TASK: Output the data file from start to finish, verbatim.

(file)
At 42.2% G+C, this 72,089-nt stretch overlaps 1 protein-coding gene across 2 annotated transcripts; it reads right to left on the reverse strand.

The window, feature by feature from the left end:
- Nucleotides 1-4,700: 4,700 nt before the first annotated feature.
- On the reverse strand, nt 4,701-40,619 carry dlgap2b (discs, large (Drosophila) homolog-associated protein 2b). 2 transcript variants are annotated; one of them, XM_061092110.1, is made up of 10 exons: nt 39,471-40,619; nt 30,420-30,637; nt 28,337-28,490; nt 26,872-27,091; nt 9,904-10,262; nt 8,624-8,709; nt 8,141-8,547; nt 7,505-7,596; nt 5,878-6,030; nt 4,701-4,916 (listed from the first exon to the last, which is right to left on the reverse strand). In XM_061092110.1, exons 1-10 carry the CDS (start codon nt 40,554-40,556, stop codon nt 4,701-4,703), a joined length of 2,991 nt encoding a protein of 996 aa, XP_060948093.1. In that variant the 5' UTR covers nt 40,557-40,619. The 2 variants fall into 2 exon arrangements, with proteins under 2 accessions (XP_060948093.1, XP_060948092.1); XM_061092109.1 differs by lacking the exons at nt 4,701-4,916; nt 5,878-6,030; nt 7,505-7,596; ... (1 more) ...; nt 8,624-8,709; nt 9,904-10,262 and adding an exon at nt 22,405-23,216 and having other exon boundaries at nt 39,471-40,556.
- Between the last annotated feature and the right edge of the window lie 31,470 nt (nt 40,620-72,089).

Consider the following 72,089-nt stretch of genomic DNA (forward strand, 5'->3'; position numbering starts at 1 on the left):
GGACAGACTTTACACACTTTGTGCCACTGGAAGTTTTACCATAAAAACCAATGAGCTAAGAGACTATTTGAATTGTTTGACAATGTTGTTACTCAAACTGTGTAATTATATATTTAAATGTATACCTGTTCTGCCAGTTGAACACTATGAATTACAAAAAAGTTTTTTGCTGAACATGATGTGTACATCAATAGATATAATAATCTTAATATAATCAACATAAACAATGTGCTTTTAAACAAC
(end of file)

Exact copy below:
At 42.2% G+C, this 72,089-nt stretch overlaps 1 protein-coding gene across 2 annotated transcripts; it reads right to left on the reverse strand.

The window, feature by feature from the left end:
- Nucleotides 1-4,700: 4,700 nt before the first annotated feature.
- On the reverse strand, nt 4,701-40,619 carry dlgap2b (discs, large (Drosophila) homolog-associated protein 2b). 2 transcript variants are annotated; one of them, XM_061092110.1, is made up of 10 exons: nt 39,471-40,619; nt 30,420-30,637; nt 28,337-28,490; nt 26,872-27,091; nt 9,904-10,262; nt 8,624-8,709; nt 8,141-8,547; nt 7,505-7,596; nt 5,878-6,030; nt 4,701-4,916 (listed from the first exon to the last, which is right to left on the reverse strand). In XM_061092110.1, exons 1-10 carry the CDS (start codon nt 40,554-40,556, stop codon nt 4,701-4,703), a joined length of 2,991 nt encoding a protein of 996 aa, XP_060948093.1. In that variant the 5' UTR covers nt 40,557-40,619. The 2 variants fall into 2 exon arrangements, with proteins under 2 accessions (XP_060948093.1, XP_060948092.1); XM_061092109.1 differs by lacking the exons at nt 4,701-4,916; nt 5,878-6,030; nt 7,505-7,596; ... (1 more) ...; nt 8,624-8,709; nt 9,904-10,262 and adding an exon at nt 22,405-23,216 and having other exon boundaries at nt 39,471-40,556.
- Between the last annotated feature and the right edge of the window lie 31,470 nt (nt 40,620-72,089).

Consider the following 72,089-nt stretch of genomic DNA (forward strand, 5'->3'; position numbering starts at 1 on the left):
GGACAGACTTTACACACTTTGTGCCACTGGAAGTTTTACCATAAAAACCAATGAGCTAAGAGACTATTTGAATTGTTTGACAATGTTGTTACTCAAACTGTGTAATTATATATTTAAATGTATACCTGTTCTGCCAGTTGAACACTATGAATTACAAAAAAGTTTTTTGCTGAACATGATGTGTACATCAATAGATATAATAATCTTAATATAATCAACATAAACAATGTGCTTTTAAACAAC